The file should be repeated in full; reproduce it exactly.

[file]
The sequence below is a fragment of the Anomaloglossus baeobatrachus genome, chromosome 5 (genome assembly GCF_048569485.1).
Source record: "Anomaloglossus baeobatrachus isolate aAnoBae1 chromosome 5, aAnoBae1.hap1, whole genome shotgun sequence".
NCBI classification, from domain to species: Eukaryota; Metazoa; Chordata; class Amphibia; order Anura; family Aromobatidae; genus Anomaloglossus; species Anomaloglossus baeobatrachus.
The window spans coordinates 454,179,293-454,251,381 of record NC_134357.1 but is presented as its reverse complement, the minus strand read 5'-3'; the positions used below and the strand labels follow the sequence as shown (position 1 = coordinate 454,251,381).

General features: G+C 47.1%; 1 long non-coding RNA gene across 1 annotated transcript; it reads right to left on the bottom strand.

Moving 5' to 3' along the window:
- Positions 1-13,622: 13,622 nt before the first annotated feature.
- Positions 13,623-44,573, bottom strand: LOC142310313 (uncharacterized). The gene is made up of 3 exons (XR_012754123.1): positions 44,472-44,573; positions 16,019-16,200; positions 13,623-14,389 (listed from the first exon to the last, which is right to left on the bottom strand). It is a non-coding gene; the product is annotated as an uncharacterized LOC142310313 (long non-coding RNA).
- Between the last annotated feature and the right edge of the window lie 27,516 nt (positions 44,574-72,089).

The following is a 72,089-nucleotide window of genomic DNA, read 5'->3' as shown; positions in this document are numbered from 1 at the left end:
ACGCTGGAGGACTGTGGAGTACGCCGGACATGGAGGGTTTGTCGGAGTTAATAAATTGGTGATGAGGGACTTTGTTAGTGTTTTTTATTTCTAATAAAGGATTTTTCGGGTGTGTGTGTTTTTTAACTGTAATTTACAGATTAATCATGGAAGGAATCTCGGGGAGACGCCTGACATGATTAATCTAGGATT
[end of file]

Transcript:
The sequence below is a fragment of the Anomaloglossus baeobatrachus genome, chromosome 5 (genome assembly GCF_048569485.1).
Source record: "Anomaloglossus baeobatrachus isolate aAnoBae1 chromosome 5, aAnoBae1.hap1, whole genome shotgun sequence".
NCBI classification, from domain to species: Eukaryota; Metazoa; Chordata; class Amphibia; order Anura; family Aromobatidae; genus Anomaloglossus; species Anomaloglossus baeobatrachus.
The window spans coordinates 454,179,293-454,251,381 of record NC_134357.1 but is presented as its reverse complement, the minus strand read 5'-3'; the positions used below and the strand labels follow the sequence as shown (position 1 = coordinate 454,251,381).

General features: G+C 47.1%; 1 long non-coding RNA gene across 1 annotated transcript; it reads right to left on the bottom strand.

Moving 5' to 3' along the window:
- Positions 1-13,622: 13,622 nt before the first annotated feature.
- Positions 13,623-44,573, bottom strand: LOC142310313 (uncharacterized). The gene is made up of 3 exons (XR_012754123.1): positions 44,472-44,573; positions 16,019-16,200; positions 13,623-14,389 (listed from the first exon to the last, which is right to left on the bottom strand). It is a non-coding gene; the product is annotated as an uncharacterized LOC142310313 (long non-coding RNA).
- Between the last annotated feature and the right edge of the window lie 27,516 nt (positions 44,574-72,089).

The following is a 72,089-nucleotide window of genomic DNA, read 5'->3' as shown; positions in this document are numbered from 1 at the left end:
ACGCTGGAGGACTGTGGAGTACGCCGGACATGGAGGGTTTGTCGGAGTTAATAAATTGGTGATGAGGGACTTTGTTAGTGTTTTTTATTTCTAATAAAGGATTTTTCGGGTGTGTGTGTTTTTTAACTGTAATTTACAGATTAATCATGGAAGGAATCTCGGGGAGACGCCTGACATGATTAATCTAGGATT